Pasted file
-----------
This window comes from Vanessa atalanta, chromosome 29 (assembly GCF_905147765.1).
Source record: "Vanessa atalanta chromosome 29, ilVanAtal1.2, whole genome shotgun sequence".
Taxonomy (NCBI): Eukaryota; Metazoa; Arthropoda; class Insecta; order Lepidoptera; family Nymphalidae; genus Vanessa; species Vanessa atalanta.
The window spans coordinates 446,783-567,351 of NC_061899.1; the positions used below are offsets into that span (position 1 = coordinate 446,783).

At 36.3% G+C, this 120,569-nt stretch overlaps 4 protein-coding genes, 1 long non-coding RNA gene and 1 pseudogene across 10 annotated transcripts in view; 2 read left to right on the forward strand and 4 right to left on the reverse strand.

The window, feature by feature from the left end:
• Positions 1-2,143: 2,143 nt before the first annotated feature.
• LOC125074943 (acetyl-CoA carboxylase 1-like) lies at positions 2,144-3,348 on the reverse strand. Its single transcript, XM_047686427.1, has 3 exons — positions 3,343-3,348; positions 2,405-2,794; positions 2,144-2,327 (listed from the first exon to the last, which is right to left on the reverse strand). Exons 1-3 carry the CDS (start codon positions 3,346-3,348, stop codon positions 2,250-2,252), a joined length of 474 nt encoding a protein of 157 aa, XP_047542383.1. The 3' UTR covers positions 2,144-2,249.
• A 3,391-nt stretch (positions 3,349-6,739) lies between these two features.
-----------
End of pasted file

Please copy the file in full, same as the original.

This window comes from Vanessa atalanta, chromosome 29 (assembly GCF_905147765.1).
Source record: "Vanessa atalanta chromosome 29, ilVanAtal1.2, whole genome shotgun sequence".
Taxonomy (NCBI): Eukaryota; Metazoa; Arthropoda; class Insecta; order Lepidoptera; family Nymphalidae; genus Vanessa; species Vanessa atalanta.
The window spans coordinates 446,783-567,351 of NC_061899.1; the positions used below are offsets into that span (position 1 = coordinate 446,783).

At 36.3% G+C, this 120,569-nt stretch overlaps 4 protein-coding genes, 1 long non-coding RNA gene and 1 pseudogene across 10 annotated transcripts in view; 2 read left to right on the forward strand and 4 right to left on the reverse strand.

The window, feature by feature from the left end:
• Positions 1-2,143: 2,143 nt before the first annotated feature.
• LOC125074943 (acetyl-CoA carboxylase 1-like) lies at positions 2,144-3,348 on the reverse strand. Its single transcript, XM_047686427.1, has 3 exons — positions 3,343-3,348; positions 2,405-2,794; positions 2,144-2,327 (listed from the first exon to the last, which is right to left on the reverse strand). Exons 1-3 carry the CDS (start codon positions 3,346-3,348, stop codon positions 2,250-2,252), a joined length of 474 nt encoding a protein of 157 aa, XP_047542383.1. The 3' UTR covers positions 2,144-2,249.
• A 3,391-nt stretch (positions 3,349-6,739) lies between these two features.